Stacey’s next encounter is with some of the girls that are ready to graduate from Lakeview and in particular connects with Hartman who was arrested after drink driving with her son and daughter in the car. Hartman’s experience at Lakeview has been a tough one as she has been kept back, or recycled, twice and has now been at the facility for ten months but with graduation on the horizon it looks like she’s finally going to leave. Like with Brown, Hartman also has her own harrowing tale to tell this time about how her parents influenced her downfall with her biker father going to jail and mother taking her with her on robberies. As Hartman’s anger management issues flare up again just before graduation it is clear that she is her own worst enemy however a jubilant Stacey is glad to see Hartman leave Lakeview.
To present a balanced viewpoint Stacey makes a point of going to Bayview Medium Security Prison in Downton Manhattan a place where the girls at Lakeview would end up if they hadn’t opted to carry out the programme. Here Stacey is guided around by Danielle who tells her off the sexual activity that some inmates get up to in the toilets as well as how you have to make you stick up for yourself while you’re inside. The comparison to the institution that Stacey has been in previously is immense as the women in prison are given a lot more freedom as they have both their own kitchen and a rooftop recreation centre while there is no compulsory exercise to take. It seems for girls like Danielle prison has been a positive influence as she has studied hard and is ready to start her Bachelor’s Degree on release. However not everybody has thrived in prison as Stacey also meets Offley who has been in prison several times and who is incredibly confrontational when the camera is in her face. Stacey is shocked when she learns that Offley will be out of prison in a few weeks’ time and you get the impression that in her case Lakeview would’ve been a better option.
While Girls Behind Bars isn’t as moving or eye-opening as some of the documentaries that Stacey has previously fronted it is still interesting to see the options that are open to young female prisoners. I enjoyed how we got to see the balance between prison life and life at Lakeview with the latter being a lot more free however for some of the prisoners the regime of the latter may have been more beneficial. From seeing the senior members of the platoon it is clear that the six month programme has changed them for the better and you hope that they don’t return to their lives of crime but at the same time you fear that some of them will. In some ways I feel that Stacey is a good guide to this world mainly because she is a relatable presence who reacts in a similar way that most of us would when confronted with the situations in the documentary. At the same time I occasionally found her facial expressions slightly off-putting especially when the camera focused on her during Hartman’s heart-breaking account of life with her parents. I also worried that her presence at Lakeview, accompanied presumably by a full camera crew, would disrupt the regimented routine that the girls had become accustomed to since arriving at the facility.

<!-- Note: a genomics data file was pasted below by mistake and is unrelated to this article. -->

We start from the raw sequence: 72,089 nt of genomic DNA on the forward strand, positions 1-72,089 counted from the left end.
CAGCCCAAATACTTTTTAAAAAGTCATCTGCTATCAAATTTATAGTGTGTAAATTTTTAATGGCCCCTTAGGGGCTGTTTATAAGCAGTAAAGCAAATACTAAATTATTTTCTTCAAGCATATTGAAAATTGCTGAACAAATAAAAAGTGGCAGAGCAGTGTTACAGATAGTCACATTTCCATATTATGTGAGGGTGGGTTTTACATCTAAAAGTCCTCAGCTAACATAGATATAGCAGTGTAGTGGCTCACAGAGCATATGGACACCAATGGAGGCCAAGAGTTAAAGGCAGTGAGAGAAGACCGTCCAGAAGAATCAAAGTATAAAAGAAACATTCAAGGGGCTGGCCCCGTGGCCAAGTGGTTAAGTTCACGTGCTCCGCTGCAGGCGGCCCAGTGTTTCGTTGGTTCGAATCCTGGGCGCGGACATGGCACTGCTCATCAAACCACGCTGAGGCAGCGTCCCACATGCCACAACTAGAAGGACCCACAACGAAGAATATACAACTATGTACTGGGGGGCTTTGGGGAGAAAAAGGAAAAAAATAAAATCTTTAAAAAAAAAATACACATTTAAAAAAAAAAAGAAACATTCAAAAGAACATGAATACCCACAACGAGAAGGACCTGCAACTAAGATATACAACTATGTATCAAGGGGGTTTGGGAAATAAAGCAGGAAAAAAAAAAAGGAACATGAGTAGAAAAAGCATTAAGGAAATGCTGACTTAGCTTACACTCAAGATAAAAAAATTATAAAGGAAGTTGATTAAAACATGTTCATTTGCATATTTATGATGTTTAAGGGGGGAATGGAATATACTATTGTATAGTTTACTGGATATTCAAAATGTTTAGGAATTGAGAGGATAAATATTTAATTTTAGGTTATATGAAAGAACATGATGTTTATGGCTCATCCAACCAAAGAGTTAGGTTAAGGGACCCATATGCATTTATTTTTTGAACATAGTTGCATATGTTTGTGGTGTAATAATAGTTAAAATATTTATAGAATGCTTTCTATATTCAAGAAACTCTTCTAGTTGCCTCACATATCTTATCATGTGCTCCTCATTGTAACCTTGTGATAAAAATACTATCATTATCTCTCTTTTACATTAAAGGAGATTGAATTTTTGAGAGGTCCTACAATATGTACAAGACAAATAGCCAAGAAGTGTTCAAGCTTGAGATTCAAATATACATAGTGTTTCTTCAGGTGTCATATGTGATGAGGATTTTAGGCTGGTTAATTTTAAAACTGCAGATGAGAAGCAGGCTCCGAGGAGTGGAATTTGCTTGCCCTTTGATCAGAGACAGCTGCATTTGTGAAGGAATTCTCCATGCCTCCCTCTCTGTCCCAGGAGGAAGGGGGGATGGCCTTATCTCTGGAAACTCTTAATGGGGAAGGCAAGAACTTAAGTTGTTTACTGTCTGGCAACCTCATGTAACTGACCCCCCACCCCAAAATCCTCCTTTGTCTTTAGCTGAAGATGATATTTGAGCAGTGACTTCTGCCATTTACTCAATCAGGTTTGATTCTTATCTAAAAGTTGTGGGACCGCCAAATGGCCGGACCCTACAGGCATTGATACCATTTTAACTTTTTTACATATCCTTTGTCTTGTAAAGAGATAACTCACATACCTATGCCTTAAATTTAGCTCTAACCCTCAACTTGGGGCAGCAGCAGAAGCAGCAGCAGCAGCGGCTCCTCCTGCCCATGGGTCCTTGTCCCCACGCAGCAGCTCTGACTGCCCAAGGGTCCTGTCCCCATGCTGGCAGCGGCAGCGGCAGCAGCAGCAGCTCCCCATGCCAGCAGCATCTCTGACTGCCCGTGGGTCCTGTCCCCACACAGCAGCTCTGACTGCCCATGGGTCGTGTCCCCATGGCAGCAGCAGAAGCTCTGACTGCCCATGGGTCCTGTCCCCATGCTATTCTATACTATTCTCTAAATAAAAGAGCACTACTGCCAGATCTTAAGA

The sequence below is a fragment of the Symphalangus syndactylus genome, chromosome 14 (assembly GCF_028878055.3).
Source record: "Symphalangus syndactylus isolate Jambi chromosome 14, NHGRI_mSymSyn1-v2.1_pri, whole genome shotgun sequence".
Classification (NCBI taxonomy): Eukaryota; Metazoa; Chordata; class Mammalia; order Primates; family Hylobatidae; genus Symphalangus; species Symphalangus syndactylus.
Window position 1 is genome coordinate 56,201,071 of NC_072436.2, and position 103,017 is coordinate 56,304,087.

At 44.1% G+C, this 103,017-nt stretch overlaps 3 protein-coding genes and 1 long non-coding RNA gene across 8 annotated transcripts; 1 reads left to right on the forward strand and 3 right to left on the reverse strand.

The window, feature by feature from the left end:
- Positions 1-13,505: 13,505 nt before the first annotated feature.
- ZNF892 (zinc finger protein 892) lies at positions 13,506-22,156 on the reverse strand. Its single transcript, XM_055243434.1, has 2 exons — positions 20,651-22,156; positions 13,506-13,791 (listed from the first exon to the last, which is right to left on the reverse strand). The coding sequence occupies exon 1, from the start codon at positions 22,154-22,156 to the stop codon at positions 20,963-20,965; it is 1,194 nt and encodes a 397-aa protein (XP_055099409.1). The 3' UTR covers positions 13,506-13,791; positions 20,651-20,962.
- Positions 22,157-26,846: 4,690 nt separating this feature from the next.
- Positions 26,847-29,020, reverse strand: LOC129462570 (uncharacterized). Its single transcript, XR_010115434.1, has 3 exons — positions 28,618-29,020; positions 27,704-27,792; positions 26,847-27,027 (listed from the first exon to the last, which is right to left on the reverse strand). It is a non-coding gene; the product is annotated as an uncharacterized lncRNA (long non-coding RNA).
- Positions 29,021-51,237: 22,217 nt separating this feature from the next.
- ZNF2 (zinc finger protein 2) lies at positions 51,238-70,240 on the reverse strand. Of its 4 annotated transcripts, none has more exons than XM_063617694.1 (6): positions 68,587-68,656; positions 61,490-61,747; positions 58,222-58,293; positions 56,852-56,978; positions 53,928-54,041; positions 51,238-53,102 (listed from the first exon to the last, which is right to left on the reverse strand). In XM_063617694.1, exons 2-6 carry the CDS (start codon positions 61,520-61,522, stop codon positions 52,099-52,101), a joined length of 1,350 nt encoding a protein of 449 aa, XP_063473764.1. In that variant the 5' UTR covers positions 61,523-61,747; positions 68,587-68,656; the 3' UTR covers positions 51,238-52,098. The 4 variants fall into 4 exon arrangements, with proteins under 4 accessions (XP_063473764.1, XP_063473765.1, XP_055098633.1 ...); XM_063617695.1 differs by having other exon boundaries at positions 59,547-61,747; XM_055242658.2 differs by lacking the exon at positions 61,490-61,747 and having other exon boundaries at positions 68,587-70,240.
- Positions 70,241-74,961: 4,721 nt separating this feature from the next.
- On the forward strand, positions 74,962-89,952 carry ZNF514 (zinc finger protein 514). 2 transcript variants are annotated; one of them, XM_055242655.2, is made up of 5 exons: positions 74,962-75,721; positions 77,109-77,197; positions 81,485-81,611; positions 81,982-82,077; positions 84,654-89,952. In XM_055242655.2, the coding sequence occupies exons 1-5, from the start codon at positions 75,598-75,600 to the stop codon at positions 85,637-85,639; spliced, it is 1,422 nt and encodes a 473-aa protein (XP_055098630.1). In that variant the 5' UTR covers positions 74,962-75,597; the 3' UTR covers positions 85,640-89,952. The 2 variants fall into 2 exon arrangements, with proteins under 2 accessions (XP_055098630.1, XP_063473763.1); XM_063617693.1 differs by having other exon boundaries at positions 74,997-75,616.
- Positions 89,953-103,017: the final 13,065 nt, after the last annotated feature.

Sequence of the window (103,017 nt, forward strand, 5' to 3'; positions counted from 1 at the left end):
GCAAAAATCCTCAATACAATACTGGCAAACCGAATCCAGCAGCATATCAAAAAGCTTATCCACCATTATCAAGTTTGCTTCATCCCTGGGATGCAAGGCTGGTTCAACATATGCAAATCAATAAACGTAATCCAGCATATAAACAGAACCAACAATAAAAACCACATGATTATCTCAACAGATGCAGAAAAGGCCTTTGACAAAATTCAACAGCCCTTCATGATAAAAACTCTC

Overall Girls Behind Bars is a good start to Stacey’s USA series as it opens up a world that most of us would be unfamiliar with. The subjects that she has chosen to interview all provided a unique insight into life at Lakeview while the visit to the prison also offered up some interesting comparisons. Though I found her irritating at times Stacey was ultimately an interesting host and I find myself actually looking forward to see what the next two programmes have in store.
Did you enjoy Girls Behind Bars? What did you think of Stacey’s interviewing style? Leave your comments below….